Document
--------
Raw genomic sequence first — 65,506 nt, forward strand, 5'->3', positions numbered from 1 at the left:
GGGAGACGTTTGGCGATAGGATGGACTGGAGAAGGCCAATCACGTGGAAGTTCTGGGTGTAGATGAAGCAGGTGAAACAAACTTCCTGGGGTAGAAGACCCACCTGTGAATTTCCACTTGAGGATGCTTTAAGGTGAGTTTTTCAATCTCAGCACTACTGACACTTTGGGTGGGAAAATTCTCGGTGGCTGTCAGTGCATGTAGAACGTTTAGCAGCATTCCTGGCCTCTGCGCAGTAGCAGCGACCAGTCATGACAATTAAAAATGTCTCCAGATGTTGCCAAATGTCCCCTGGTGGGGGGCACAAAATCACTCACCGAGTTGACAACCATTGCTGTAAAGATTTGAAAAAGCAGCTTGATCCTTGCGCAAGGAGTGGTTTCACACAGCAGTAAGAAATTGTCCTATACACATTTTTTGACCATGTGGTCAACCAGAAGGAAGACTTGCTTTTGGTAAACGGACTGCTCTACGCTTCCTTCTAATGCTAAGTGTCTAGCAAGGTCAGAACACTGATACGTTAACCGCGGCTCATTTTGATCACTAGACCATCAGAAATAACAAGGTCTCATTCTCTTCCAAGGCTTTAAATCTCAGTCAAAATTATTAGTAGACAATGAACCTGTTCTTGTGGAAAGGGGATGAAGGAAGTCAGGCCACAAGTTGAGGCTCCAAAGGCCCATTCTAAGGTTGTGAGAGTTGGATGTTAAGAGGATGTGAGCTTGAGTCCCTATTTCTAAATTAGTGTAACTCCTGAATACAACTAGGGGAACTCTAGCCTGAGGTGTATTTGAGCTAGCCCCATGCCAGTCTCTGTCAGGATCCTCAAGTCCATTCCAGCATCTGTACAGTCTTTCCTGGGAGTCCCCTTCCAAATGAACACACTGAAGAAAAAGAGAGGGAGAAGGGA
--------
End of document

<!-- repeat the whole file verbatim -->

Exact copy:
Raw genomic sequence first — 65,506 nt, forward strand, 5'->3', positions numbered from 1 at the left:
GGGAGACGTTTGGCGATAGGATGGACTGGAGAAGGCCAATCACGTGGAAGTTCTGGGTGTAGATGAAGCAGGTGAAACAAACTTCCTGGGGTAGAAGACCCACCTGTGAATTTCCACTTGAGGATGCTTTAAGGTGAGTTTTTCAATCTCAGCACTACTGACACTTTGGGTGGGAAAATTCTCGGTGGCTGTCAGTGCATGTAGAACGTTTAGCAGCATTCCTGGCCTCTGCGCAGTAGCAGCGACCAGTCATGACAATTAAAAATGTCTCCAGATGTTGCCAAATGTCCCCTGGTGGGGGGCACAAAATCACTCACCGAGTTGACAACCATTGCTGTAAAGATTTGAAAAAGCAGCTTGATCCTTGCGCAAGGAGTGGTTTCACACAGCAGTAAGAAATTGTCCTATACACATTTTTTGACCATGTGGTCAACCAGAAGGAAGACTTGCTTTTGGTAAACGGACTGCTCTACGCTTCCTTCTAATGCTAAGTGTCTAGCAAGGTCAGAACACTGATACGTTAACCGCGGCTCATTTTGATCACTAGACCATCAGAAATAACAAGGTCTCATTCTCTTCCAAGGCTTTAAATCTCAGTCAAAATTATTAGTAGACAATGAACCTGTTCTTGTGGAAAGGGGATGAAGGAAGTCAGGCCACAAGTTGAGGCTCCAAAGGCCCATTCTAAGGTTGTGAGAGTTGGATGTTAAGAGGATGTGAGCTTGAGTCCCTATTTCTAAATTAGTGTAACTCCTGAATACAACTAGGGGAACTCTAGCCTGAGGTGTATTTGAGCTAGCCCCATGCCAGTCTCTGTCAGGATCCTCAAGTCCATTCCAGCATCTGTACAGTCTTTCCTGGGAGTCCCCTTCCAAATGAACACACTGAAGAAAAAGAGAGGGAGAAGGGA